A major report by the London School of Economics (LSE) and Lancet medical journal has called for a £102bn funding injection for the NHS and social care over the next 10 years.
The report calls for annually increases of at least 4% in NHS, social care and public health spending in real terms over the next decade.
To pay for this, the research proposes raising personal income tax, national insurance, and value-added tax (VAT) contributions by 1 British pence (1p) each by 2025-26, and increasing personal income tax and national insurance to 2p by 2030-31 in combination with rises to several other smaller taxes, including corporate and wealth taxes.
Additionally, the study calls for a £3.2bn one-off injection in social care spending combined with raising the social care means test threshold from £23,250 to £100,000 and introducing a £75,000 cap on care costs.
Co-chair of the LSE-Lancet Commission, Professor Alistair McGuire from LSE, said: “This report outlines an ambitious, long-term vision that looks beyond the election cycle. Our collective ambition should be as much about preventing ill-health and keeping people healthy as it is about treating people when they are sick.
“This means the NHS, social care and public health working in partnership with other public services, civil society and communities to improve the nation’s health, and deliver a health system that is prepared for future health shocks. The COVID-19 pandemic has shown us that health and national economic prosperity cannot be disentangled, and health must be a key area as we rebuild post-COVID.”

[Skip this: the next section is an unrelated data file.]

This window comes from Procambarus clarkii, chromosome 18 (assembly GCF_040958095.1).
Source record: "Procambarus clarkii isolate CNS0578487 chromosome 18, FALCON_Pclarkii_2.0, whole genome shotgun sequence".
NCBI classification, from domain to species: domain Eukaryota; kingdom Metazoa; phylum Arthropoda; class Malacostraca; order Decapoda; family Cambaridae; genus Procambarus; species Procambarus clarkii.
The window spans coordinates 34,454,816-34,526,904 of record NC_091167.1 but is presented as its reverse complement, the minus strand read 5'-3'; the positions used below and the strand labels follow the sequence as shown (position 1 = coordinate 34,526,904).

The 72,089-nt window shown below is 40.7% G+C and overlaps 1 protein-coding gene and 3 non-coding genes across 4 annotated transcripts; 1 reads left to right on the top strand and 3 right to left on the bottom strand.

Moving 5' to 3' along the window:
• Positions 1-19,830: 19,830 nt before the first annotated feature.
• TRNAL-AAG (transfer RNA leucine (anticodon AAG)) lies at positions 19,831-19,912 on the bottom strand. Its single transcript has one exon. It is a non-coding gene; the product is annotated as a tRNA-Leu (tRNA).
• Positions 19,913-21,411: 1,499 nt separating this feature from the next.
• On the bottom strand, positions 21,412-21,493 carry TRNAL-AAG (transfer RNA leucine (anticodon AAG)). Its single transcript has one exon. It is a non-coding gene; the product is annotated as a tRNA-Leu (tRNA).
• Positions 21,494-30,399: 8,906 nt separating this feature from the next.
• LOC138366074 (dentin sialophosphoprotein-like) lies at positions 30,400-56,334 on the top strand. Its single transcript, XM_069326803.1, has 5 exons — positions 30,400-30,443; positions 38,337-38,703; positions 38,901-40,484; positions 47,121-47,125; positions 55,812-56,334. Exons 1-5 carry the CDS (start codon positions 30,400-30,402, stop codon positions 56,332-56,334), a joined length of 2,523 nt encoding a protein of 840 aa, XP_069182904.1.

The report highlights the discharging of people with undiagnosed COVID-19 to care homes as an example of poor co-ordination between health and social over the past year.
It highlights there are around 200,000 staff vacancies in the NHS and social care in England, with one in 14 posts in social care unfilled.
A Department of Health and Social Care spokesperson said: “Our NHS has faced huge challenges over the past year due to COVID-19 and we continue to support our incredible health and care staff who have kept services open for thousands of patients.
“We have made £63bn available for health services over the last year and an additional £29bn next year, including new investment to address backlogs and tackle long waiting lists which have built up because of the pandemic.
“Improving the adult social care system, including promoting integrated care, remains a priority for this government and we will bring forward proposals later this year.
“The new UK Health Security Agency has been established to protect the country from future health threats and ensure the nation can respond to pandemics quickly and at greater scale. Alongside UKHSA, the new Office for Health Promotion will promote and drive better health at all levels of government and healthcare.”